Canada’s frigid North is home to some amazing animals, but unfortunately it’s an ecosystem under threat. Climate change is causing the Arctic zone to warm two to three times faster than the global average, which is having serious impacts on the species that call it home. That’s why it’s essential that we work to better understand what the potential effects of climate change on wildlife will be, and develop conservation strategies that will mitigate their impact.

How we're helping

Beluga Whale

Belugas are an important part of the Arctic ecosystems they call home. They are a critical resource for Indigenous communities and are a top predator in the food chains where they are found, which means changes in their populations can have significant impacts on species down the chain. Sadly, climate change is threatening their habitats, with warmer waters affecting both beluga whales and their prey – but how?

Your adoption will help Earth Rangers support University of New Brunswick researcher Matthew Gilbert as he works on a project that will determine how Arctic char, a key food source for beluga whales, might be affected by warming waters. Without abundant food available beluga whales will have to adapt, but before we can determine what that might look like, we need a better understanding of how their ability to successfully forage food could be affected in the years to come.

Polar Bear

Polar bears are the largest land carnivores in the world. In the Davis Strait, high in the Arctic between Canada and Greenland, polar bears feed primarily on harp seals, using sea ice as a platform for their hunt. Sadly climate change is causing significant decreases in the amount of sea ice available in the Davis Strait, which is making it harder and harder for polar bears to find food. Photo credit: Andrew Derocher

Your adoption will help Earth Rangers support University of Alberta researcher Larissa Thelin as she works on a project using satellite radio tracking to track the movement of both polar bears and their harp seal prey across the Arctic landscape. Determining where these populations overlap will identify critical polar bear feeding areas in the Davis Strait, and comparing this to over 40 years of sea ice data will allow Larissa to predict how climate change will affect this landscape – and the polar bear’s ability to find food – in the years to come.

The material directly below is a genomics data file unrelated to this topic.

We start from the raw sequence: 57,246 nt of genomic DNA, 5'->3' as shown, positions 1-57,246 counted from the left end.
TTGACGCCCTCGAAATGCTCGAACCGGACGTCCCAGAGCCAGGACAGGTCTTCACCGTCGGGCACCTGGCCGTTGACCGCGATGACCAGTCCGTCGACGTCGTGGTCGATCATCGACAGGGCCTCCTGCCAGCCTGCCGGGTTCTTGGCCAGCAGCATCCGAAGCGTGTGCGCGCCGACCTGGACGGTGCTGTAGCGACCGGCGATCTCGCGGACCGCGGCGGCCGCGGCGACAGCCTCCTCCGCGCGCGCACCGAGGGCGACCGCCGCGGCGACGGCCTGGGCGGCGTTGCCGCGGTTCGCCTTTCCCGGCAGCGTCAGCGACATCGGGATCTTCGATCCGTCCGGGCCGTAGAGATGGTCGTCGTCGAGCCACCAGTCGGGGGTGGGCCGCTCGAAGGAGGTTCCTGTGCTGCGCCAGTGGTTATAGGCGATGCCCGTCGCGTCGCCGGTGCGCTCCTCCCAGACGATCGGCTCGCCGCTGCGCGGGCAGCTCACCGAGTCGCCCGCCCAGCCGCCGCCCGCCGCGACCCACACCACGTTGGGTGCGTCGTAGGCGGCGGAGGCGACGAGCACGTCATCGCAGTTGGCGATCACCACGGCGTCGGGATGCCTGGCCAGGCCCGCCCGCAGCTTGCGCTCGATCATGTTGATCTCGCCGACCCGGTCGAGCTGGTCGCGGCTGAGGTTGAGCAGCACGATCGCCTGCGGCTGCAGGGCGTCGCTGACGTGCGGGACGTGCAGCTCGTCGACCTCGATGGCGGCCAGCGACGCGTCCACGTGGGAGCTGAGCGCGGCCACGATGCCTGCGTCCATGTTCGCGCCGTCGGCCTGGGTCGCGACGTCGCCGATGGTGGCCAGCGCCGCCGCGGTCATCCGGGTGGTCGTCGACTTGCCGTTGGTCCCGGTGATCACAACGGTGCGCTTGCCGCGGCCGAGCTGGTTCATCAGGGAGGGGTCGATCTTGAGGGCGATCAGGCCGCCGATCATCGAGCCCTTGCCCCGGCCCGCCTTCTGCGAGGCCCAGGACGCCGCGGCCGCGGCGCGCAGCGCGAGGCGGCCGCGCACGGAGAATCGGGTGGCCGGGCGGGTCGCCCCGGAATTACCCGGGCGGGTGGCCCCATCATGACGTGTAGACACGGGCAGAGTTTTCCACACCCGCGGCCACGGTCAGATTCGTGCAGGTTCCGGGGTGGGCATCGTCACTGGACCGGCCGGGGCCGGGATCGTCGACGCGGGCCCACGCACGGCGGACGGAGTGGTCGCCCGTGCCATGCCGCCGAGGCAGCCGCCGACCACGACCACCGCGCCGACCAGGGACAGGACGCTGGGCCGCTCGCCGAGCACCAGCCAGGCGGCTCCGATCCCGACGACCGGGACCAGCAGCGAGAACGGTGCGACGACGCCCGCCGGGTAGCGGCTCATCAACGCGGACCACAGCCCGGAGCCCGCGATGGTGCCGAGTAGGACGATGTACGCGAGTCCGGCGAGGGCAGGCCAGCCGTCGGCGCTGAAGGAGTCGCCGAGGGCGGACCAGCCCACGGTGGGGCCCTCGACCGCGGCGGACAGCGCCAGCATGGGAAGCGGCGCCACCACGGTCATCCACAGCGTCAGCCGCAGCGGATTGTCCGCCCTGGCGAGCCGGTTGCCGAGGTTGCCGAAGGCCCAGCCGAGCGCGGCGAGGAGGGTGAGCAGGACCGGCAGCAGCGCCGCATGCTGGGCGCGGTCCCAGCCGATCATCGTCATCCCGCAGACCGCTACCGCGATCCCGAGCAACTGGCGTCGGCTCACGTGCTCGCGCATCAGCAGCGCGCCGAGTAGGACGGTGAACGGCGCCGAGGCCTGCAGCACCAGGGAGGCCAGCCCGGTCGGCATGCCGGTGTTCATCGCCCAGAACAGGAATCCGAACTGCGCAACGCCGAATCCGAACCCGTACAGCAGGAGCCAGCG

Arctic Fox

The Arctic fox is a small fox native to the Arctic tundra biome. It is best known for its thick, warm fur that is also used as camouflage, changing with the seasons, and its incredible ability to pounce headfirst to catch small prey moving under several feet of snow with pinpoint accuracy. The Arctic fox is a skilled hunter whose movements are largely dependent on where it’s able to find food, but climate change is affecting the northern landscape for both predator and prey. Understanding more about the relationship between prey abundance and predator distribution is critical as we try to protect this important animal in the face of the widescale habitat changes to come. Photo credit: Berteaux Lab

Your adoption will help Earth Rangers support Université du Québec à Rimouski researcher Jeanne Clermont on a project that will track the movements of Arctic foxes across Bylot Island, Nunavut, where they are the primary predator species of lemmings and various nesting birds. Fitting foxes with GPS collars and accelerometers will provide data not only about their movements across the landscape, but also about their behaviours. Combining this data with information about prey distribution will give a better idea of how the Arctic fox responds to changes in the prey community, helping us better predict how habitat changes will affect them in the future.

Thick-billed Murre

Thick-billed murres are a resident of the far northern oceans, found in Arctic waters all across the globe. Known as the “penguins of the north”, these birds have distinctive black and white colouration and are one of the deepest underwater divers of all birds, regularly descending to depths of over 100 metres and using their stubby wings to “fly” through the water. Although their population is in the millions, recent reported declines of 20-50% in some large colonies are cause for concern as the species is increasingly exposed to threats like fishing net entanglement, ocean pollution, oil spills, and climate change. The ability of thick-billed murres to respond to changes and degradation in their habitat is largely unknown, although the high energetic demands of flying and diving pose physiological constraints for them.

Your adoption will help support McGill University researcher Emily Choy as she examines the relationships between thick-billed murres' physiological strategies and foraging movements on Coats Island and northern Hudson Bay. Using miniature bio-loggers, Emily will be able to track the movements of murres remotely, measuring things like heart rate, body temperature, and activity levels as they dive, fly, and forage. With this information, Emily will develop an “energy map” to assess habitat quality for these charismatic seabirds and other marine predators with the goal of ensuring that their key foraging areas are not being negatively impacted by human disturbances, like Arctic shipping traffic.